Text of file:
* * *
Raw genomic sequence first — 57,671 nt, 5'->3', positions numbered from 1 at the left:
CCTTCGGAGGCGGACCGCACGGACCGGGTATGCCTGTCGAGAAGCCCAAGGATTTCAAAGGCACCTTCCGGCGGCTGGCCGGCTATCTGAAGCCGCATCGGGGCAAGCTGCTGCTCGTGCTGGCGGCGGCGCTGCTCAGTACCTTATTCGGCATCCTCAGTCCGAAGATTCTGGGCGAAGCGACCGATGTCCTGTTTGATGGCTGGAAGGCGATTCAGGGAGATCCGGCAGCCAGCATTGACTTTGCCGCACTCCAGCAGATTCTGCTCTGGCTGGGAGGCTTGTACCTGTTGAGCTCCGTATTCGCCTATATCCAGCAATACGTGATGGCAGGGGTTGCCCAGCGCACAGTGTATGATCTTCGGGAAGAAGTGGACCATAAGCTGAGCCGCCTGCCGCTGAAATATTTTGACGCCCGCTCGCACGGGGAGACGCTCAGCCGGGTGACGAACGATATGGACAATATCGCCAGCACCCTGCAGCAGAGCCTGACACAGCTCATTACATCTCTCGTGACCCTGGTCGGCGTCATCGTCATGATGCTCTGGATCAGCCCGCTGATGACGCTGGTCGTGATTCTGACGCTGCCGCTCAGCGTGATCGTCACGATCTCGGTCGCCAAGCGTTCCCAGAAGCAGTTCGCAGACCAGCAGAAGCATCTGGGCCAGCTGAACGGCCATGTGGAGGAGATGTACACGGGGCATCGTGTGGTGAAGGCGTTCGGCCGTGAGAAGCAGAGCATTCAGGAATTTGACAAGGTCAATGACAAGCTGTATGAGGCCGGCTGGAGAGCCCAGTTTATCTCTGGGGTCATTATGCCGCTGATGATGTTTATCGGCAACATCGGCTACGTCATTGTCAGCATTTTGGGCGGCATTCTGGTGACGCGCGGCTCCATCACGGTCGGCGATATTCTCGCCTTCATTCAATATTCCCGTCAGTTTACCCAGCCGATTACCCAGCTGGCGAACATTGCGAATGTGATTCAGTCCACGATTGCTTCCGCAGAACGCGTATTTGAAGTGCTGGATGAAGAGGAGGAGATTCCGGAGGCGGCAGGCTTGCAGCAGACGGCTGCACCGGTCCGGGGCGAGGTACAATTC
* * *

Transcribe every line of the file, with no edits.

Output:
Raw genomic sequence first — 57,671 nt, 5'->3', positions numbered from 1 at the left:
CCTTCGGAGGCGGACCGCACGGACCGGGTATGCCTGTCGAGAAGCCCAAGGATTTCAAAGGCACCTTCCGGCGGCTGGCCGGCTATCTGAAGCCGCATCGGGGCAAGCTGCTGCTCGTGCTGGCGGCGGCGCTGCTCAGTACCTTATTCGGCATCCTCAGTCCGAAGATTCTGGGCGAAGCGACCGATGTCCTGTTTGATGGCTGGAAGGCGATTCAGGGAGATCCGGCAGCCAGCATTGACTTTGCCGCACTCCAGCAGATTCTGCTCTGGCTGGGAGGCTTGTACCTGTTGAGCTCCGTATTCGCCTATATCCAGCAATACGTGATGGCAGGGGTTGCCCAGCGCACAGTGTATGATCTTCGGGAAGAAGTGGACCATAAGCTGAGCCGCCTGCCGCTGAAATATTTTGACGCCCGCTCGCACGGGGAGACGCTCAGCCGGGTGACGAACGATATGGACAATATCGCCAGCACCCTGCAGCAGAGCCTGACACAGCTCATTACATCTCTCGTGACCCTGGTCGGCGTCATCGTCATGATGCTCTGGATCAGCCCGCTGATGACGCTGGTCGTGATTCTGACGCTGCCGCTCAGCGTGATCGTCACGATCTCGGTCGCCAAGCGTTCCCAGAAGCAGTTCGCAGACCAGCAGAAGCATCTGGGCCAGCTGAACGGCCATGTGGAGGAGATGTACACGGGGCATCGTGTGGTGAAGGCGTTCGGCCGTGAGAAGCAGAGCATTCAGGAATTTGACAAGGTCAATGACAAGCTGTATGAGGCCGGCTGGAGAGCCCAGTTTATCTCTGGGGTCATTATGCCGCTGATGATGTTTATCGGCAACATCGGCTACGTCATTGTCAGCATTTTGGGCGGCATTCTGGTGACGCGCGGCTCCATCACGGTCGGCGATATTCTCGCCTTCATTCAATATTCCCGTCAGTTTACCCAGCCGATTACCCAGCTGGCGAACATTGCGAATGTGATTCAGTCCACGATTGCTTCCGCAGAACGCGTATTTGAAGTGCTGGATGAAGAGGAGGAGATTCCGGAGGCGGCAGGCTTGCAGCAGACGGCTGCACCGGTCCGGGGCGAGGTACAATTC